12. Bechinger, B.; Lohner, K. Detergent-like actions of linear amphipathic cationic antimicrobial peptides. Biochim. Biophys. Acta 2006, 1758, 1529–1539.
  13. Ouyang, L.; Xu, X.; Freed, S.; Gao, Y.; Yu, J.; Wang, S.; Ju, W.; Zhang, Y.; Jin, F. Cecropins from Plutella xylostella and Their Interaction with Metarhizium anisopliae. PLoS ONE 2015, 10, e0142451.
  14. Yun, J.; Lee, D.G. Cecropin A-induced apoptosis is regulated by ion balance and glutathione antioxidant system in Candida albicans. IUBMB Life 2016, 68, 652–662.
  15. Lu, D.; Geng, T.; Hou, C.; Huang, Y.; Qin, G.; Guo, X. Bombyx mori Cecropin A has a high antifungal activity to entomopathogenic fungus Beauveria bassiana. Gene 2016, 583, 29–35.
  16. Giacometti, A.; Cirioni, O.; Ghiselli, R.; Viticchi, C.; Mocchegiani, F.; Riva, A.; Saba, V.; Scalise, G. Effect of mono-dose intraperitoneal cecropins in experimental septic shock. Crit. Care Med. 2001, 29, 1666–1669.
  17. Lee, Y.S.; Yun, E.K.; Jang, W.S.; Kim, I.; Lee, J.H.; Park, S.Y.; Ryu, K.S.; Seo, S.J.; Kim, C.H.; Lee, I.H. Purification, cDNA cloning and expression of an insect defensin from the great wax moth, Galleria mellonella. Insect Mol. Biol. 2004, 13, 65–72.
  18. Arrowood, M.J.; Jaynes, J.M.; Healey, M.C. In vitro activities of lytic peptides against the sporozoites of Cryptosporidium parvum. Antimicrob. Agents Chemother. 1991, 35, 224–227.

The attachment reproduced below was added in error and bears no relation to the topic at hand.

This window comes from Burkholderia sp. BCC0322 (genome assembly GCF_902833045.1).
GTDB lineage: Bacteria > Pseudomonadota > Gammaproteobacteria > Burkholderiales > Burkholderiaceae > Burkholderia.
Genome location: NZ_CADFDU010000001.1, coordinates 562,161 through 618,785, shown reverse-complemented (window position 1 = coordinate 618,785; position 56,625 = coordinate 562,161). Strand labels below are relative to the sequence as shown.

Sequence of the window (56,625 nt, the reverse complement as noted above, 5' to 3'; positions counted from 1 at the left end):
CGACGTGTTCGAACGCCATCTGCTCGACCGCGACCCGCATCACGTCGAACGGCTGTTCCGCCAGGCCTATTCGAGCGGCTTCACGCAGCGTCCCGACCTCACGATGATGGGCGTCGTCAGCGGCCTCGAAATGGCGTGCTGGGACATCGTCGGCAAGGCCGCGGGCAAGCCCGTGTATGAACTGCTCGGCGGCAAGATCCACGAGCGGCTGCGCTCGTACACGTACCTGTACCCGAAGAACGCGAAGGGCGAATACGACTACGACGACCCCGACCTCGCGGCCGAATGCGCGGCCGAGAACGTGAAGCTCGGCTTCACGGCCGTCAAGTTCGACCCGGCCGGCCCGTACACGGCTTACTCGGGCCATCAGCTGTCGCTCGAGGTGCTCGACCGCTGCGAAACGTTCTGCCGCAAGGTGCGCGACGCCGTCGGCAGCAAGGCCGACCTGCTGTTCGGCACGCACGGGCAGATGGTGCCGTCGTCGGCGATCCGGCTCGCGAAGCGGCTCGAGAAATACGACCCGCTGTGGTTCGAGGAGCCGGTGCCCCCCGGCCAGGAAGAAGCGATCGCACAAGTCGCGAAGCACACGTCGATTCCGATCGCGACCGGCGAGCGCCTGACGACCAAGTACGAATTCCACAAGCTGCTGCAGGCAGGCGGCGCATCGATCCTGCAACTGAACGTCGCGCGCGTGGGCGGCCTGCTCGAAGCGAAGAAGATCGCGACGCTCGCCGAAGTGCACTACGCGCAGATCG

19. Barr, S.C.; Rose, D.; Jaynes, J.M. Activity of lytic peptides against intracellular Trypanosoma cruzi amastigotes in vitro and parasitemias in mice. J. Parasitol. 1995, 81, 974–978.
  20. Boulanger, N.; Brun, R.; Ehret-Sabatier, L.; Kunz, C.; Bulet, P. Immunopeptides in the defense reactions of Glossina morsitans to bacterial and Trypanosoma brucei brucei infections. Insect Biochem. Mol. Biol. 2002, 32, 369–375.
  21. Wachinger, M.; Kleinschmidt, A.; Winder, D.; von Pechmann, N.; Ludvigsen, A.; Neumann, M.; Holle, R.; Salmons, B.; Erfle, V.; Brack-Werner, R. Antimicrobial peptides melittin and cecropin inhibit replication of human immunodeficiency virus 1 by suppressing viral gene expression. J. Gen. Virol. 1998, 79, 731–740.
  22. Orivel, J.; Redeker, V.; Le Caer, J.P. Ponericins, new antibacterial and insecticidal peptides from the venom of the ant Pachycondyla goeldii. J. BioI. Chern. 2001, 276, 17823–17829.
  23. Hara, S.; Yamakawa, M.M. A novel type of antibacterial peptide isolated from the silkworm, Bombyx mori. J. Bloch. Chem. 1995, 270, 29923–29927.
  24. Dai, H.; Rayaprolu, S.; Gong, Y.; Huang, R.; Prakash, O.; Jiang, H. Solution structure, antibacterial activity, and expression profile of Manduca sexta moricin. J. Pept. Sci. 2008, 14, 855–863.
  25. Hara, S.; Yamakawa, M. A novel antibacterial peptide family isolated from the silkworm, Bombyx mori. Blochem. J. 1995, 310, 651–656.
  26. Scocchi, M.; Tossi, A.; Gennaro, R. Proline-rich antimicrobial peptides: Converging to a non-lytic mechanism of action. Cell. Mol. Life Sci. 2011, 68, 2317–2330.
  27. Veldkamp, T.; Dong, L.; Paul, A.; Govers, C. Bioactive properties of insect products for monogastric animals—A review. J. Insects Food Feed 2022, 9, 1027–1040.
  28. Kragol, G.; Lovas, S.; Varadi, G.; Condie, B.A.; Hoffmann, R.; Otvos, L., Jr. The antibacterial peptide pyrrhocoricin inhibits the ATPase actions of DnaK and prevents chaperone-assisted protein folding. Biochemistry 2001, 40, 3016–3026.
  29. Wu, Q.; Patocka, J.; Kuca, K. Insect Antimicrobial Peptides, a Mini Review. Toxins 2018, 10, 461.